Nushagak-Mulchatna Wood-Tikchik Land Trust
Our Mission Who We Are
The Nushagak-Mulchatna Wood-Tikchik Land Trust is dedicated to the preservation and protection of salmon and wildlife habitat of the Nushagak Bay watersheds located in the remote Bristol Bay region of southwest Alaska, including the Wood/Tikchik State Park and the Togiak National Wildlife Refuge.
Wild Salmon Bring Us Together
Use and sale of private land within our region could be detrimental to the five species of wild Pacific salmon that return each year to our waters. These returning salmon include the world’s largest run of sockeye or “red” salmon. The ecosystem of Bristol Bay is built upon the nutrients that wild salmon bring back from the sea. Wild salmon are the foundation of the subsistence tradition that has sustained our local Native population for thousands of years.
Most of the land within the region that we serve is part of the Togiak National Wildlife Refuge, Wood Tikchik State Park (the largest state park in the nation), or owned by Native corporations established under the Alaska Native Claims Settlement act of 1971 (ANCSA). However, scattered throughout this region are hundreds of small parcels called Native allotments created through the Alaska Native Allotment Act of 1906. Under that act individual Alaska Natives could select up to 160 acres of land. The 1906 act was extinguished in 1971 with the passage ANCSA, but not before thousands of applications had been filed. The vast majority of these applications were approved by Congress with the passage of the Alaska National Interest Lands Conservation Act in 1980. Now twenty years later, downturns in the commercial salmon industry are forcing many Natives to consider selling their allotments. Several allotments have been sold to commercial sport hunting/fishing businesses and developers.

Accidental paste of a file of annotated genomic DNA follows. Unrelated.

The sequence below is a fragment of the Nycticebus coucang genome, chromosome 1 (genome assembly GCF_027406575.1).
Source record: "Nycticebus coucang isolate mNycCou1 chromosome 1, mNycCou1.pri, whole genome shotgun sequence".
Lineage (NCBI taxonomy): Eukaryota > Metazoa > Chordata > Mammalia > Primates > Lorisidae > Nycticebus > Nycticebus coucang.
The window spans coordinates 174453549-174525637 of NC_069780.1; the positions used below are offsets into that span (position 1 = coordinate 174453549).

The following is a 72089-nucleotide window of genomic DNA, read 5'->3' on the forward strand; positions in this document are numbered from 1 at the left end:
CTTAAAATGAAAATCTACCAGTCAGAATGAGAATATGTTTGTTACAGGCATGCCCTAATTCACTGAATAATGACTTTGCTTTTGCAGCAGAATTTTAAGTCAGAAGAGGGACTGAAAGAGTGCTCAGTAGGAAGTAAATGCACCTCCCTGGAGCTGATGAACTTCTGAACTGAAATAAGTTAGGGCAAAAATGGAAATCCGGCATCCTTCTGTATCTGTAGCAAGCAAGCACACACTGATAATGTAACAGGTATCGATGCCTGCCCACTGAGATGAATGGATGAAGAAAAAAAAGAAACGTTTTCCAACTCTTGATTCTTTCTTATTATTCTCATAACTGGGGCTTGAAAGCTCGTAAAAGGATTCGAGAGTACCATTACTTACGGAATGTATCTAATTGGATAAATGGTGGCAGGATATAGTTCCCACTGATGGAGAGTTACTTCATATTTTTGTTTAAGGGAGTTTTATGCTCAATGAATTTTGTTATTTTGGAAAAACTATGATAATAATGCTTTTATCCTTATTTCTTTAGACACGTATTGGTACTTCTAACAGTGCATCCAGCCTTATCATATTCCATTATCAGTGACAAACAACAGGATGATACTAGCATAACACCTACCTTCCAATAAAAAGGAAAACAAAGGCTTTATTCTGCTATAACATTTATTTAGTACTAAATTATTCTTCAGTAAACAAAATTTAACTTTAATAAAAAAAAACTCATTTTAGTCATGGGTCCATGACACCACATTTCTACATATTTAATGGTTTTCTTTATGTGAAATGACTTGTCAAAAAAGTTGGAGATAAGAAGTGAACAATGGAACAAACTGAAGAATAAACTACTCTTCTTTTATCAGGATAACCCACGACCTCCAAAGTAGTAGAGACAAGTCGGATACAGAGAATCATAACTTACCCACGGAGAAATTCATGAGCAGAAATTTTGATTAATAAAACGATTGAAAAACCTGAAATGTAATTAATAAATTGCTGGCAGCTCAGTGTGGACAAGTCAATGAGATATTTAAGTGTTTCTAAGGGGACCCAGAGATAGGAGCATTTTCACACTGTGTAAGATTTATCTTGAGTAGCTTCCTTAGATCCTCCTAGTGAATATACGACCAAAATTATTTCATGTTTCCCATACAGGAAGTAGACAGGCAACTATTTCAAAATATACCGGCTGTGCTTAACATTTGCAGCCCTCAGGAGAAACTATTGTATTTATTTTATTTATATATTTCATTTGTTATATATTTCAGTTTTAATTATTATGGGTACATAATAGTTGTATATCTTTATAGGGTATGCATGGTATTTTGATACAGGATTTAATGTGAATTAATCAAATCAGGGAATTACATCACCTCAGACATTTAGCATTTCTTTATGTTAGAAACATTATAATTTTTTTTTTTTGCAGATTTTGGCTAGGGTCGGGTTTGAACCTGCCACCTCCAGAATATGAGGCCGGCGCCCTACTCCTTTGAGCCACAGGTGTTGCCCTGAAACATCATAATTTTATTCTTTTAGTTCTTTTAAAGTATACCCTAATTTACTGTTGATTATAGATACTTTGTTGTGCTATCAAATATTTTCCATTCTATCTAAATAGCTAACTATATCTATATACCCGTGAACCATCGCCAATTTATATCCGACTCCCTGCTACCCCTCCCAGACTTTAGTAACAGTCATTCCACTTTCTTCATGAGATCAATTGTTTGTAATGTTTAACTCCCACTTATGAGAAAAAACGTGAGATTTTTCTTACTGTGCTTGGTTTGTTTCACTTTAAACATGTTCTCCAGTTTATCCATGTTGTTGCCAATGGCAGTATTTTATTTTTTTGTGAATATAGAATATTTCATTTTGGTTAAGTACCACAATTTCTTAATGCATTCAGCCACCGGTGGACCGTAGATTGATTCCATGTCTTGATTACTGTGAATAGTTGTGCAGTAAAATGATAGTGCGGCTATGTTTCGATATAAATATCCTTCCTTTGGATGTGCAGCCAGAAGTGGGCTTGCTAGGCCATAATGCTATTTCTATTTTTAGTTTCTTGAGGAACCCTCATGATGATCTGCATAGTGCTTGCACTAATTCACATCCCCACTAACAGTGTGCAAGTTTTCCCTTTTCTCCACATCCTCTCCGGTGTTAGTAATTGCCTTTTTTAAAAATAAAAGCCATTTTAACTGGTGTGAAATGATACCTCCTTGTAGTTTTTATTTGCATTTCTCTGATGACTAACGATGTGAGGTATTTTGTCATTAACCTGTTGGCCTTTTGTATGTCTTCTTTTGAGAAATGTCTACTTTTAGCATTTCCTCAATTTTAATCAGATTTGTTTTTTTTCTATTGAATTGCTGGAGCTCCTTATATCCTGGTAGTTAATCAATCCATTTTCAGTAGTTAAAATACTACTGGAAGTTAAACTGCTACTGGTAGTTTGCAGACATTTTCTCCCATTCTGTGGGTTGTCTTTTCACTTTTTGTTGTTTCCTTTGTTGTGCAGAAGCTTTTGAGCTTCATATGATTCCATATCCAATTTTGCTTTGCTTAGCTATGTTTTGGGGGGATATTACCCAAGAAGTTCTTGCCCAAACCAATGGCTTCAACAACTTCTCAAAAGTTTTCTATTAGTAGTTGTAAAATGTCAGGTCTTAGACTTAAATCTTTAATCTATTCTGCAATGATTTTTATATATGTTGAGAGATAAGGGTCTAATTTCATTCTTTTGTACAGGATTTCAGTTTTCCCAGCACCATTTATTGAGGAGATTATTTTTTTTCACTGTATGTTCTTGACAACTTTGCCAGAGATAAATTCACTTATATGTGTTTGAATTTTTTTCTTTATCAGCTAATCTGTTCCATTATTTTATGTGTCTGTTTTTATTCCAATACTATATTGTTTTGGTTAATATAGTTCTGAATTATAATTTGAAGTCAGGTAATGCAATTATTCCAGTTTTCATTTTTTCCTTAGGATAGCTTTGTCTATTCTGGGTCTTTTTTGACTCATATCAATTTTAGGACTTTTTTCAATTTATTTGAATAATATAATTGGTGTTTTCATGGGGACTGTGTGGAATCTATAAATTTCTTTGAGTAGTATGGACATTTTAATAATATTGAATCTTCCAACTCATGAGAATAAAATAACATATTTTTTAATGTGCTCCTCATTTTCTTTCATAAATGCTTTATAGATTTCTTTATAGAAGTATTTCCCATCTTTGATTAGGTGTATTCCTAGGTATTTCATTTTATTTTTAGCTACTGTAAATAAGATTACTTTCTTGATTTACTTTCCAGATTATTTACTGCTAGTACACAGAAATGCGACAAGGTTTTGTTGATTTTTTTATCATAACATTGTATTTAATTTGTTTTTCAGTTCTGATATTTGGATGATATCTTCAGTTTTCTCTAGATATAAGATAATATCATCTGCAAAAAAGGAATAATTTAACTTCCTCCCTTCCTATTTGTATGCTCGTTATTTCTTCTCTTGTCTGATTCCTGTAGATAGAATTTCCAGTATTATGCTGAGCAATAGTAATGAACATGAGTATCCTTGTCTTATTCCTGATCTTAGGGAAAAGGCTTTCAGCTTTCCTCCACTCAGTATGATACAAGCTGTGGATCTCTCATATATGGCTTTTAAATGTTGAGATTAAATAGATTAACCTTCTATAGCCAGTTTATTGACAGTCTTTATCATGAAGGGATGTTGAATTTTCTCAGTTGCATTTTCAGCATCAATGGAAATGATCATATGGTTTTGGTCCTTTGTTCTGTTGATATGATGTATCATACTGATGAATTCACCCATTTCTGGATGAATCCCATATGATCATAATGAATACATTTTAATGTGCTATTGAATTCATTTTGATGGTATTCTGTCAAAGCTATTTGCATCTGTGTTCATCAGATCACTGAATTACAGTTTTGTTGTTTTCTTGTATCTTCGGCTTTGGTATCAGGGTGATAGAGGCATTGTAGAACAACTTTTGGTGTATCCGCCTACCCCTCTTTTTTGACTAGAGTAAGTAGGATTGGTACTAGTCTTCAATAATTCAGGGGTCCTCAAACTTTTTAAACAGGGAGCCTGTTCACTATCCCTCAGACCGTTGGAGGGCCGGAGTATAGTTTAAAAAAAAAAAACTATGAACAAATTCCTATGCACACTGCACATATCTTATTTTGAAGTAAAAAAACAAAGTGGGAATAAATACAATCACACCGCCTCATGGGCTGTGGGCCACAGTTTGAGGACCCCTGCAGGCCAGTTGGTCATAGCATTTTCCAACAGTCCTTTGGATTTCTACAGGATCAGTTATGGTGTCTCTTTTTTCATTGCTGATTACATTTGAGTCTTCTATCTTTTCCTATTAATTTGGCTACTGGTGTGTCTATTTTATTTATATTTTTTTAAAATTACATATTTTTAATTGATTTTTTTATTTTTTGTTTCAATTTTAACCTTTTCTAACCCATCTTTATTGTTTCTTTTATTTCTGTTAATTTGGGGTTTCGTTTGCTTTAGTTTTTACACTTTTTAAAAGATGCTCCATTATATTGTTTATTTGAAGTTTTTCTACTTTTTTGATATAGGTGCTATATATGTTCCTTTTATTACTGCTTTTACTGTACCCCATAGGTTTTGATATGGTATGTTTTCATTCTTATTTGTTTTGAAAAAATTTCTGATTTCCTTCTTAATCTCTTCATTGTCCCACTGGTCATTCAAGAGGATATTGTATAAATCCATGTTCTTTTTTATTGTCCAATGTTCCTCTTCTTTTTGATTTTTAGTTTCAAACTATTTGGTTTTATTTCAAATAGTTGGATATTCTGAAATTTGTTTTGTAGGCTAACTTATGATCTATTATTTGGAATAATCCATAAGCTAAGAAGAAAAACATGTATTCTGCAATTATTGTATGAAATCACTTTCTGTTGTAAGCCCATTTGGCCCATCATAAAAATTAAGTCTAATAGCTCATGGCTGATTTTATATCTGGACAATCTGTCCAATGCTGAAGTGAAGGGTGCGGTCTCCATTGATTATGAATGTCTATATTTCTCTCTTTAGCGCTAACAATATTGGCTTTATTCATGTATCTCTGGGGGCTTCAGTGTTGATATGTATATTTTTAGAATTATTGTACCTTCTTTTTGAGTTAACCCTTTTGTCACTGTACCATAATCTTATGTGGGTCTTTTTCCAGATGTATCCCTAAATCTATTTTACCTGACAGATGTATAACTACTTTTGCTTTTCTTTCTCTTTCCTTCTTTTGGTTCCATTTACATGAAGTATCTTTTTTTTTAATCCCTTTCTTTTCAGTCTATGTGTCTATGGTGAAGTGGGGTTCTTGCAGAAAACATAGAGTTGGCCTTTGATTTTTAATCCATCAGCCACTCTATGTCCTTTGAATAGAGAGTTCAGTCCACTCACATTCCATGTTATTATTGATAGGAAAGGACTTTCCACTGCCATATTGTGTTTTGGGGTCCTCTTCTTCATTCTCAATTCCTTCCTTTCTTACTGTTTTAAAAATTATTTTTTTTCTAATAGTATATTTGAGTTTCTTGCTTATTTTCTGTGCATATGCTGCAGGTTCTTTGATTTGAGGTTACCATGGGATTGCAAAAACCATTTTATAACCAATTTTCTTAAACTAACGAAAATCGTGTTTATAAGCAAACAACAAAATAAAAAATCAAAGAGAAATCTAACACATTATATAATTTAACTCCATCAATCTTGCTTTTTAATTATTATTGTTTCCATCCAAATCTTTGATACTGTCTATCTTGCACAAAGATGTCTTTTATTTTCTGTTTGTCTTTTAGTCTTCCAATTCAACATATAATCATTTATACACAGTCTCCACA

The Land Trust was spearheaded by the Native corporation Choggiung LTD. Choggiung believes commercialization of hundreds of small parcels within this vast region, much of which was set aside for its wilderness values, would result in too much pressure on the resources (moose, caribou, and salmon) upon which so many of its shareholders depend for subsistence and for a livelihood.
Our Trust wants to prevent the habitat degradation that often results from the overdeveloped use of land. We believe most Native allottees would prefer their parcels remain wild because that protects their traditional way of life. But harsh economic conditions and strife resulting from many years of depressed salmon prices are forcing many Native families to place their allotments on the market. The Land Trust provides a conservation alternative by which willing sellers can obtain fair market value for their property while ensuring the land is not developed inappropriately.